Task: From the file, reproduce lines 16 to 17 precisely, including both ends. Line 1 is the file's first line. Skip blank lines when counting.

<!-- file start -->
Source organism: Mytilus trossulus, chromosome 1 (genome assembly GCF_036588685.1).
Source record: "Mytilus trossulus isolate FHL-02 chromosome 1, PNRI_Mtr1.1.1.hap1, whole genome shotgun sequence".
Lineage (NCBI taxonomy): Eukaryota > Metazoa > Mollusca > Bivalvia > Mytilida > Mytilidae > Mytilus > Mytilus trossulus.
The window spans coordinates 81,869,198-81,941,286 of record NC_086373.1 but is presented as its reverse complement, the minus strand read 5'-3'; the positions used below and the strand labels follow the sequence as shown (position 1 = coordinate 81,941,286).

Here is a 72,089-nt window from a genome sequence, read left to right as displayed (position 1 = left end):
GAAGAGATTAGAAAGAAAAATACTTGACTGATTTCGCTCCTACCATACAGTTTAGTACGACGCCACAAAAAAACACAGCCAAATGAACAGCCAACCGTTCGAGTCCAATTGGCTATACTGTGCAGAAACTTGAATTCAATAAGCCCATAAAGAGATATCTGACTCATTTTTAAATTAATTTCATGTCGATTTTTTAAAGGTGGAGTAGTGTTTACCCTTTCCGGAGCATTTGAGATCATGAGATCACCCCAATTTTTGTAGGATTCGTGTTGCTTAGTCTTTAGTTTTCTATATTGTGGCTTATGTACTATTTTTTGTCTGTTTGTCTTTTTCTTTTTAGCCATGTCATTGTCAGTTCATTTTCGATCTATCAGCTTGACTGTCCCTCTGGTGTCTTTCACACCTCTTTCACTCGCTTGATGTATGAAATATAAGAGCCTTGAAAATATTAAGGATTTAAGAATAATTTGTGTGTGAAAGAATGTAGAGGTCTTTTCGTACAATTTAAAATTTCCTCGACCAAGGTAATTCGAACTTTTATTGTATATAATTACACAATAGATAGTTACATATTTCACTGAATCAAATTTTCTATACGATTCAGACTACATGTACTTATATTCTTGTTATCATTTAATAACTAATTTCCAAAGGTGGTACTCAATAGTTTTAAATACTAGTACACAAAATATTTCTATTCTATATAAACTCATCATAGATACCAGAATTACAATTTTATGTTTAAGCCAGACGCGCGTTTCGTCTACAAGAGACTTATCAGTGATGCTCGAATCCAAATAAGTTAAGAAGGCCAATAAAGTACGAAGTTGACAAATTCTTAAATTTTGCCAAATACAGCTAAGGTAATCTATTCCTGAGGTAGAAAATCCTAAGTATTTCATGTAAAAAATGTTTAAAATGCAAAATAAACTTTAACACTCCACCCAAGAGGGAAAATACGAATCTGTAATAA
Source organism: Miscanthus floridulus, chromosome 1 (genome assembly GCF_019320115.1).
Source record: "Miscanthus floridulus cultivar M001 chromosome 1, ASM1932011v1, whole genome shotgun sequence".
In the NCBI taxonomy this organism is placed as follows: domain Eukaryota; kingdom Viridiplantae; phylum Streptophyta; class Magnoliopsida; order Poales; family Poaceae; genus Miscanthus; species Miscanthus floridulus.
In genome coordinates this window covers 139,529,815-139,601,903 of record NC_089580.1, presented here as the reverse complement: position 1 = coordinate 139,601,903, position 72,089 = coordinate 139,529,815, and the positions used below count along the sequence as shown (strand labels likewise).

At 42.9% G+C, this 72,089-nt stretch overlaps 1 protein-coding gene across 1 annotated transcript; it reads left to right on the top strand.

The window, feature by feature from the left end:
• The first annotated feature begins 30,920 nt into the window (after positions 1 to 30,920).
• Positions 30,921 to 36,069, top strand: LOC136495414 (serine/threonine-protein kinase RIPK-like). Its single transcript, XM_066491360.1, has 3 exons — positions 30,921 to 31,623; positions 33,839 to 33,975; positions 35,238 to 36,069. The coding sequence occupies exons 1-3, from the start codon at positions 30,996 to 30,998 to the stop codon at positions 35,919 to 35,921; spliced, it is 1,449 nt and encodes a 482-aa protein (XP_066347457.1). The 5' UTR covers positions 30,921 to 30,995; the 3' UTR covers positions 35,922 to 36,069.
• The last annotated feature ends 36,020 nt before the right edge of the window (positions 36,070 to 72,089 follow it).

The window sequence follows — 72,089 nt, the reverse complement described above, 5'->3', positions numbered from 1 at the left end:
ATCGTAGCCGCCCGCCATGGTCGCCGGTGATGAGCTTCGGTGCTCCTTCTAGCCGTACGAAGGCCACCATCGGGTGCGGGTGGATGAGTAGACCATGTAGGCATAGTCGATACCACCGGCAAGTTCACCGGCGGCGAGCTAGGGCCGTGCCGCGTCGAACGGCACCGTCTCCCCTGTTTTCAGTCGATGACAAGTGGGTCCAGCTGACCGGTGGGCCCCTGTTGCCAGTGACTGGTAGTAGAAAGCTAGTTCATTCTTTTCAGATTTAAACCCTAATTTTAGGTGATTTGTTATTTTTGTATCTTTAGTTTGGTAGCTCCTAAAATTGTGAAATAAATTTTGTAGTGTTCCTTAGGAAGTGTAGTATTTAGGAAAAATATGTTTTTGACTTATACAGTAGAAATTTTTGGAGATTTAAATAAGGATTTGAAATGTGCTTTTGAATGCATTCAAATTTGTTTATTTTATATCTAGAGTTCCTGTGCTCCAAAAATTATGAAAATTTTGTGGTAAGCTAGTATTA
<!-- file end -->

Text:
The window sequence follows — 72,089 nt, the reverse complement described above, 5'->3', positions numbered from 1 at the left end:
ATCGTAGCCGCCCGCCATGGTCGCCGGTGATGAGCTTCGGTGCTCCTTCTAGCCGTACGAAGGCCACCATCGGGTGCGGGTGGATGAGTAGACCATGTAGGCATAGTCGATACCACCGGCAAGTTCACCGGCGGCGAGCTAGGGCCGTGCCGCGTCGAACGGCACCGTCTCCCCTGTTTTCAGTCGATGACAAGTGGGTCCAGCTGACCGGTGGGCCCCTGTTGCCAGTGACTGGTAGTAGAAAGCTAGTTCATTCTTTTCAGATTTAAACCCTAATTTTAGGTGATTTGTTATTTTTGTATCTTTAGTTTGGTAGCTCCTAAAATTGTGAAATAAATTTTGTAGTGTTCCTTAGGAAGTGTAGTATTTAGGAAAAATATGTTTTTGACTTATACAGTAGAAATTTTTGGAGATTTAAATAAGGATTTGAAATGTGCTTTTGAATGCATTCAAATTTGTTTATTTTATATCTAGAGTTCCTGTGCTCCAAAAATTATGAAAATTTTGTGGTAAGCTAGTATTA